the group's growth opportunities VCT offers investors the chance to invest in flexible, smaller unquoted companies
In an uncertain stock market environment where investors have suffered heavy losses and see little chance of recouping those losses over the near term, the attractions of investing in smaller unquoted companies via a venture capital trust may at first appear limited.
However, manager of the new Aberdeen Growth Opportunities VCT, Bill Nixon, says that smaller companies, whether unquoted or Aim-listed, can offer distinct advantages over larger sized companies when it comes to growing their businesses quickly.
'Entrepreneurial management and shorter lines of communication can allow smaller companies to be much nimbler in their chosen markets, and they can often gain market share quickly from their larger competitors,' he said.
In addition, well-managed, cash-generative, and profitable businesses still exist despite the economic downturn, he claims. It is just that they are cheaper, and this is obviously good news for investors.
Traditionally, demand for VCTs picks up towards the end of the tax year due to their generous tax breaks. These include the potential for tax-free capital gains, as well as the ability to defer up to 40% of existing capital gains from other investments.
But Aberdeen wanted the trust up and running for when this trend kicks in later this spring, and, as such, decided to go ahead with the trust's launch at the end of September last year, despite the events of 11 September. The tax advantages associated with VCTs are attractive, but the case for investing in private equity is also undoubtedly strong. According to the British Venture Capital Association, the returns achieved by private equity funds raised between 1980 and 2000 measured to the end of December 2000 were 26.4% over five years and 20.4% over ten years.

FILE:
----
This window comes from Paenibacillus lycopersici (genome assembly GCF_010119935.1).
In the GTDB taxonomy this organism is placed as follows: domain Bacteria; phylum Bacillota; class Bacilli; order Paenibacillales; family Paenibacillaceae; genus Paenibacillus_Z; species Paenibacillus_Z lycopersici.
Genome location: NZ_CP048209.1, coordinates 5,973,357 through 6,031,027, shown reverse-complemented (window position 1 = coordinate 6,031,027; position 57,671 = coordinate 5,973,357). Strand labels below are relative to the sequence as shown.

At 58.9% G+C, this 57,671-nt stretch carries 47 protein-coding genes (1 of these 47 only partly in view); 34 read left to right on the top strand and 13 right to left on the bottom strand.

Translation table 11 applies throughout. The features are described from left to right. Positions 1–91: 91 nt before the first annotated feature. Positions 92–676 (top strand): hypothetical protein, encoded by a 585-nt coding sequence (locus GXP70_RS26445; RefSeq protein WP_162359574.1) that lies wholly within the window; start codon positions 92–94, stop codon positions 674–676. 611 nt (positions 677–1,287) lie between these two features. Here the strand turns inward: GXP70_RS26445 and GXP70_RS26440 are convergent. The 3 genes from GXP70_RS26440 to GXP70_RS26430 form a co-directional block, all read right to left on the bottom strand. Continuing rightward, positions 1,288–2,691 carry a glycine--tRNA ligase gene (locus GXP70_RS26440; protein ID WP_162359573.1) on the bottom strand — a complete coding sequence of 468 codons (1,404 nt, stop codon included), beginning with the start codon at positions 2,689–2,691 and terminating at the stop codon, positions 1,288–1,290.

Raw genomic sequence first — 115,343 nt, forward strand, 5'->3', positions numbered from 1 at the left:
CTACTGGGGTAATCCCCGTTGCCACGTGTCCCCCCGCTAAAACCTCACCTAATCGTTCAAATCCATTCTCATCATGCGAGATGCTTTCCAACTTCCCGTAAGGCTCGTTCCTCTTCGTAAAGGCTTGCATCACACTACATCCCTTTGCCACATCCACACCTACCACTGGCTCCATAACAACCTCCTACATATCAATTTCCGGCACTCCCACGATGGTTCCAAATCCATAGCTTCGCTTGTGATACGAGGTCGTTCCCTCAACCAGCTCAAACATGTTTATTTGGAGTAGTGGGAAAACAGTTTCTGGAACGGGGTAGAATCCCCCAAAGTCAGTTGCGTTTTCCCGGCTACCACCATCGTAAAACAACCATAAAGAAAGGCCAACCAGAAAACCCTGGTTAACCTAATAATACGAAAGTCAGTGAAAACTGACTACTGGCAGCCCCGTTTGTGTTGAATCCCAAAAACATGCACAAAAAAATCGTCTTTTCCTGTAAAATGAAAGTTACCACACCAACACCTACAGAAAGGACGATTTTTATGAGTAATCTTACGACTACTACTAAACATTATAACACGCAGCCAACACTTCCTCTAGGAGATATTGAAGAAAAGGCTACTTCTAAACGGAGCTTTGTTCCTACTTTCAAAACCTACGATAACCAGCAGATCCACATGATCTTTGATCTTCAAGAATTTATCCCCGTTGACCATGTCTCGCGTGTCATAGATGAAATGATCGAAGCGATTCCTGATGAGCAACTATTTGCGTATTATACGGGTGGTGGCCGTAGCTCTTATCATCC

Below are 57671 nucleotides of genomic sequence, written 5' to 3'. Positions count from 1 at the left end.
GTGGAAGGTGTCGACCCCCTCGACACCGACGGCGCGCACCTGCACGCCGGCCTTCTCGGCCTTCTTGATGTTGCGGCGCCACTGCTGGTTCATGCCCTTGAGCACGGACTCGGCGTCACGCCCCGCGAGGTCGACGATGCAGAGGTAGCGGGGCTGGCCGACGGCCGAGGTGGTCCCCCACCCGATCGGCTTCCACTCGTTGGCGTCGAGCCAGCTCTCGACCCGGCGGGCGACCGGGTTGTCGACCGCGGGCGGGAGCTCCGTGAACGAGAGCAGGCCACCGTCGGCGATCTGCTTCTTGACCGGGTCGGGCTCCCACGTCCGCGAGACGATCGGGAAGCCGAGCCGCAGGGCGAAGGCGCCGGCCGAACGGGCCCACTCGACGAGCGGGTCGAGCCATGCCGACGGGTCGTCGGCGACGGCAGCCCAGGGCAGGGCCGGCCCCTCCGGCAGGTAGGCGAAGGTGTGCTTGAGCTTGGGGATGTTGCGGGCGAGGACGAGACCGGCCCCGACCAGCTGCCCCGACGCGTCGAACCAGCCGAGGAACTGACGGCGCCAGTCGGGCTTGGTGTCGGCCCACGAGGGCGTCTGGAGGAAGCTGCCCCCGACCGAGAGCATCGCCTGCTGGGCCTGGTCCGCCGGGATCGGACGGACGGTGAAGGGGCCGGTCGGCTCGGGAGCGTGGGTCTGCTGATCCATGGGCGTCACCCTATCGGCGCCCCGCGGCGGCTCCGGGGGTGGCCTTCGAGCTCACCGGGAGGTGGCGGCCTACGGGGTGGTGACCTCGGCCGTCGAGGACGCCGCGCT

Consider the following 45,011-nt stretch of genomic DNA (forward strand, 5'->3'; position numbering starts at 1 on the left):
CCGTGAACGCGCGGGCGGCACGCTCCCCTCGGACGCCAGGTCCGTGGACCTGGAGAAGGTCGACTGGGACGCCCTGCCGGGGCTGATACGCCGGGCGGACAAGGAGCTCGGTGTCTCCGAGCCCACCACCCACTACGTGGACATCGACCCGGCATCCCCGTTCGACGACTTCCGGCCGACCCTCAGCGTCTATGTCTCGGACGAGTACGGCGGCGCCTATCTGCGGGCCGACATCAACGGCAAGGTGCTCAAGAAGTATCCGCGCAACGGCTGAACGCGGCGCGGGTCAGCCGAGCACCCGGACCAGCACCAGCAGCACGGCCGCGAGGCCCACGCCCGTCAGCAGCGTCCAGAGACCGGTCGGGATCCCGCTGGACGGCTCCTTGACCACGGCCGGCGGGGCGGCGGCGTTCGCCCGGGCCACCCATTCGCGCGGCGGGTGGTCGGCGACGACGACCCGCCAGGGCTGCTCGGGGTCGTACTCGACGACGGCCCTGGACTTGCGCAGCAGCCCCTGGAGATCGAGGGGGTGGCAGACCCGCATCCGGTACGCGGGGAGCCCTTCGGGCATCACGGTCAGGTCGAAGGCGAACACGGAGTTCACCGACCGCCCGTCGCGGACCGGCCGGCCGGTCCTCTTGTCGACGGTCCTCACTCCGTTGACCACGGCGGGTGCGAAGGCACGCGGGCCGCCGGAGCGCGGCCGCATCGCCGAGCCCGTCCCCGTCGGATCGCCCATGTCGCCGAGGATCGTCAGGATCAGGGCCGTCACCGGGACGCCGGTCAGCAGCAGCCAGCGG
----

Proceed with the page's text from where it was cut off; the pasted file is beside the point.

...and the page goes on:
During both periods private equity funds outperformed the FTSE 100 and FTSE All-Share indices.
The Aberdeen Growth Opportunities VCT is a generalist VCT meaning that it invests in a wide spread of industries and is not limited to certain areas such as technology or only companies listed on the Alternative Investment Market (Aim).
Nixon, who has more than 11 years of experience of private equity investing, says that the time is right to launch a generalist VCT as opposed to a technology-focused one, as the technology sector remains a difficult area.
He said: 'We will look as this area if we feel it is appropriate, although we have currently rejected most companies in this sector on the basis that they are too expensive.'